According to Professor Borchard, an eminent authority in the field of declaratory judgment,
[t]he two principal criteria guiding the policy in favor of rendering declaratory judgments are (1) when the judgment will serve a useful purpose in clarifying and settling the legal relations in issue, and (2) when it will terminate and afford relief from the uncertainty, insecurity, and controversy giving rise to the proceeding. It follows that when neither of these results can be accomplished, the court should decline to render the declaration prayed.11
In regard to the federal act, it has been said that:
The discretion to grant or refuse declaratory relief should be liberally exercised to effectuate the purposes of the Declaratory Judgment Act and thereby afford relief from uncertainty and insecurity with respect to rights, status and other legal relations. * * *12
This exercise of judicial discretion, under the federal Declaratory Judgment Act, is subject to appellate review.13 Although we choose to make no comment upon the merits of his thesis, we note that in Professor Moore's view,
in reviewing the trial court's exercise of discretion to grant or refuse declaratory relief, a sound position is that the appellate court may substitute its judgment for that of the lower court. The determination of the trial court may, therefore, be reversed where, though not arbitrary or capricious, it was nevertheless erroneous. This view of the appellate court's power to review and reverse the action of the trial court in respect to its discretionary power to grant or refuse declaratory relief permits greater uniformity than would otherwise be possible.14
Judicial precedent had delineated criteria for the guidance of trial courts in the exercise of discretion under the federal act. Thus, it is settled that the existence of another adequate remedy does not preclude declaratory relief where appropriate;15 that courts should guard against the use of the declaratory judgment action as a means of procedural fencing;16 and that declaratory relief may be withheld when the grant of such relief would not terminate the controversy or the uncertainty which gave rise to the declaratory proceeding.17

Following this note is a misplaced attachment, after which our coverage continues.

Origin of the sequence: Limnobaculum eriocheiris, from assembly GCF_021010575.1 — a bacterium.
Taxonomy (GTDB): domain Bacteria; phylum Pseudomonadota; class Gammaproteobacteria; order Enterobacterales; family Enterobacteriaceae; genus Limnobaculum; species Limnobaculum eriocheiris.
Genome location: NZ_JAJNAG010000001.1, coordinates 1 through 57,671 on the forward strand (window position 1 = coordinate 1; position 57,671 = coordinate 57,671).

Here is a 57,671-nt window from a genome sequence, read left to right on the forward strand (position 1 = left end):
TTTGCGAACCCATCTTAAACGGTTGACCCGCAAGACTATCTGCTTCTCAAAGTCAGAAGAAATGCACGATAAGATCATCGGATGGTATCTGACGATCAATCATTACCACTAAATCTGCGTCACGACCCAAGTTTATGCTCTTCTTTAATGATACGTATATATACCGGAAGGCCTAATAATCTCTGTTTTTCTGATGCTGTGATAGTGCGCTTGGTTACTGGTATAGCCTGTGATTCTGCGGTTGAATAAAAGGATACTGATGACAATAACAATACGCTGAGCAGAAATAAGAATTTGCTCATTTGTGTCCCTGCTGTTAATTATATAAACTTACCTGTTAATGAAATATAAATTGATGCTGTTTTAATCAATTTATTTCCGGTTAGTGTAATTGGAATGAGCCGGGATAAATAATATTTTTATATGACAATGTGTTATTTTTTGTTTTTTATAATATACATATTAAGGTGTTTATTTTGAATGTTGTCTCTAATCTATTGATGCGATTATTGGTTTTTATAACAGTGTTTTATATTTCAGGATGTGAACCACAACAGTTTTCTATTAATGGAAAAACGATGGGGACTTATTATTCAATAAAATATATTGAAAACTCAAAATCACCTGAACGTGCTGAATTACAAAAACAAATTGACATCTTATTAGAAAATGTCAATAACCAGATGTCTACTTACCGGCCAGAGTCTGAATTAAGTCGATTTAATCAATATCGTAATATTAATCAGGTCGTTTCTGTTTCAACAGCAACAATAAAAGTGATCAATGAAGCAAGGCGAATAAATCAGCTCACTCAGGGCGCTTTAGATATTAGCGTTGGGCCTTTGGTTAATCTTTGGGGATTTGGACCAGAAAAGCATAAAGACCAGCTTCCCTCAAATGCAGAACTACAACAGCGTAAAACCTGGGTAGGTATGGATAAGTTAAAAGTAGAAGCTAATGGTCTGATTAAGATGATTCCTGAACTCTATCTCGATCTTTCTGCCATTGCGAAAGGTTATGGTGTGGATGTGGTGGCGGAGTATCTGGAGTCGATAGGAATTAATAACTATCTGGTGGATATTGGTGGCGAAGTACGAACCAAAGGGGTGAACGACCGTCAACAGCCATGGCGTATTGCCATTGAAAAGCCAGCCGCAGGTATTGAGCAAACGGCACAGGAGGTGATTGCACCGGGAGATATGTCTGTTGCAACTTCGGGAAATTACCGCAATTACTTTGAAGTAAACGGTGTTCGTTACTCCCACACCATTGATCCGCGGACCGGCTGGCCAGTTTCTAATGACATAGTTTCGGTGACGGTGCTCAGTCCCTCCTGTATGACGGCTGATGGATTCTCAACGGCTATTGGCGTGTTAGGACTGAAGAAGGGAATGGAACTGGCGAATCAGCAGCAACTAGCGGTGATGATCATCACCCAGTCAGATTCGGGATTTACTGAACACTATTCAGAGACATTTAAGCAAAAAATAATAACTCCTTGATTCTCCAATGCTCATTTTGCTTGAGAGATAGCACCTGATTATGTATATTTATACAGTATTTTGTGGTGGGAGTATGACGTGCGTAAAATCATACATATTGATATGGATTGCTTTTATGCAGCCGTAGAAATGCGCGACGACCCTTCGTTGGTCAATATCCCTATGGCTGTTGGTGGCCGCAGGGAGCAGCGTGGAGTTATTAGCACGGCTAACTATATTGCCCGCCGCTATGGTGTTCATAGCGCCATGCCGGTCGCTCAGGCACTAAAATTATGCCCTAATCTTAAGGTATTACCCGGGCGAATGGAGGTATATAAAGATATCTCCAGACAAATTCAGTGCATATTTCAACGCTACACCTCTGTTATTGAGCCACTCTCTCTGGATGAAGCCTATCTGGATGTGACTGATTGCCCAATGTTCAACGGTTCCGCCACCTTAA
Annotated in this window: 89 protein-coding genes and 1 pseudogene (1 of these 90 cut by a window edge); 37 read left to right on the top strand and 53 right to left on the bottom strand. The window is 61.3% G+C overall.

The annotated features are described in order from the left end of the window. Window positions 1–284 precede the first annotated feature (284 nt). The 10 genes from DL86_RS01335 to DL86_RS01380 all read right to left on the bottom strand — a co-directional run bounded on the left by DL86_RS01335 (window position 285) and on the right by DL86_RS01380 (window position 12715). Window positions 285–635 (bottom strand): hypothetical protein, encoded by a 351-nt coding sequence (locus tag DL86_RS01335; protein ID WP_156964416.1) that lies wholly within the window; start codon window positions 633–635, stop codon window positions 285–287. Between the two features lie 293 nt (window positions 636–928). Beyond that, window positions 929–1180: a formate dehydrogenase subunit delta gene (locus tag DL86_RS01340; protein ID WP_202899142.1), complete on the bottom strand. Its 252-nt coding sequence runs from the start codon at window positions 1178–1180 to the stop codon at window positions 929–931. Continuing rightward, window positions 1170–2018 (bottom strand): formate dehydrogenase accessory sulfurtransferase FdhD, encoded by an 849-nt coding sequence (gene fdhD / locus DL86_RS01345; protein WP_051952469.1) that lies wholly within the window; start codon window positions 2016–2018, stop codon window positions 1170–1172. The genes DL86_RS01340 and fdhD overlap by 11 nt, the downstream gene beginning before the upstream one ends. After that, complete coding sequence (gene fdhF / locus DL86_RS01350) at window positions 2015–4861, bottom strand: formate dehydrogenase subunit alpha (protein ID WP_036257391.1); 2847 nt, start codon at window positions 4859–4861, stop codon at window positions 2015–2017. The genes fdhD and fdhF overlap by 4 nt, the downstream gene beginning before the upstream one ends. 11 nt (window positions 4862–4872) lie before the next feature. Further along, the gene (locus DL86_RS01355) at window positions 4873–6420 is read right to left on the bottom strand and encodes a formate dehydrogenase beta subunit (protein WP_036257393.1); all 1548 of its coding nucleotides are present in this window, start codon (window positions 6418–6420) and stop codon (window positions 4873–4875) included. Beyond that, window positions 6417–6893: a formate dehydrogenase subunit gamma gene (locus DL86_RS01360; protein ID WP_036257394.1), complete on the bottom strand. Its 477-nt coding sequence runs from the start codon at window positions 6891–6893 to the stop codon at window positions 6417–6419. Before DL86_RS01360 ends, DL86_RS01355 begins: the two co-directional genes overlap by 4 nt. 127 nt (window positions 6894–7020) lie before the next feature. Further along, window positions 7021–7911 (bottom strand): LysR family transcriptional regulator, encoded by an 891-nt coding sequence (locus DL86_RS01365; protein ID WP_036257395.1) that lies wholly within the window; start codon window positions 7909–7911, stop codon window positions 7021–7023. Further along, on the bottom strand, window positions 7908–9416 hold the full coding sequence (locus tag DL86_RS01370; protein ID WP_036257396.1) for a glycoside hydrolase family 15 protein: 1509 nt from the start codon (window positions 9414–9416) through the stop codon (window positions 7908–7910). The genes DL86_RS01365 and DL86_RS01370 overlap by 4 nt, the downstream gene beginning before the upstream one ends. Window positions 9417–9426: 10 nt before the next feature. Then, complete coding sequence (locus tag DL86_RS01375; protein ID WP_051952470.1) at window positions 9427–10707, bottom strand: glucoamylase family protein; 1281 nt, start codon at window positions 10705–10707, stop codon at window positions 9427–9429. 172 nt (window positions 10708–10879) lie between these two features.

Both Alaska's Declaratory Judgment Act and the federal act require "a case of * * * actual controversy" as a prerequisite to the grant of declaratory relief. In analyzing the meaning of "justiciability," Chief Justice Hughes, in Aetna Life Insurance Company v. Haworth,18 said:
A "controversy" in this sense must be one that is appropriate for judicial determination. * * * A justiciable controversy is thus distinguished from a difference or dispute of a hypothetical or abstract character; from one that is academic or moot. * * * The controversy must be definite and concrete, touching the legal relations of parties having adverse legal interests. * * * It must be a real and substantial controversy admitting of specific relief through a decree of a conclusive character, as distinguished from an opinion advising what the law would be upon a hypothetical state of facts. * * * And as it is not essential to the exercise of the judicial power that an injunction be sought, allegations that irreparable injury is threatened are not required.19
It follows that declaratory relief will be withheld when declarations are sought concerning hypothetical or advisory questions20 or moot questions.21 On the other hand, declaratory relief may be sought to determine the validity and construction of statutes and public acts.22 An appropriate summary of these principles is provided by Professor Moore in the following passage from his treatise:
[I]t may be stated that the declaratory action is limited to no particular class of cases, and is confined to no special type of litigation. Its scope is pervasive. If a "case or controversy" is presented, and the requisite elements of jurisdiction are present, then in the absence of statutory prohibition, the court is competent to provide declaratory relief. Whether or not such relief will in fact be granted is a matter of judicial discretion. But the exercise of this discretion is to be in accordance with established principles, and is to be liberally exercised in achieving the Act's remedial objectives.23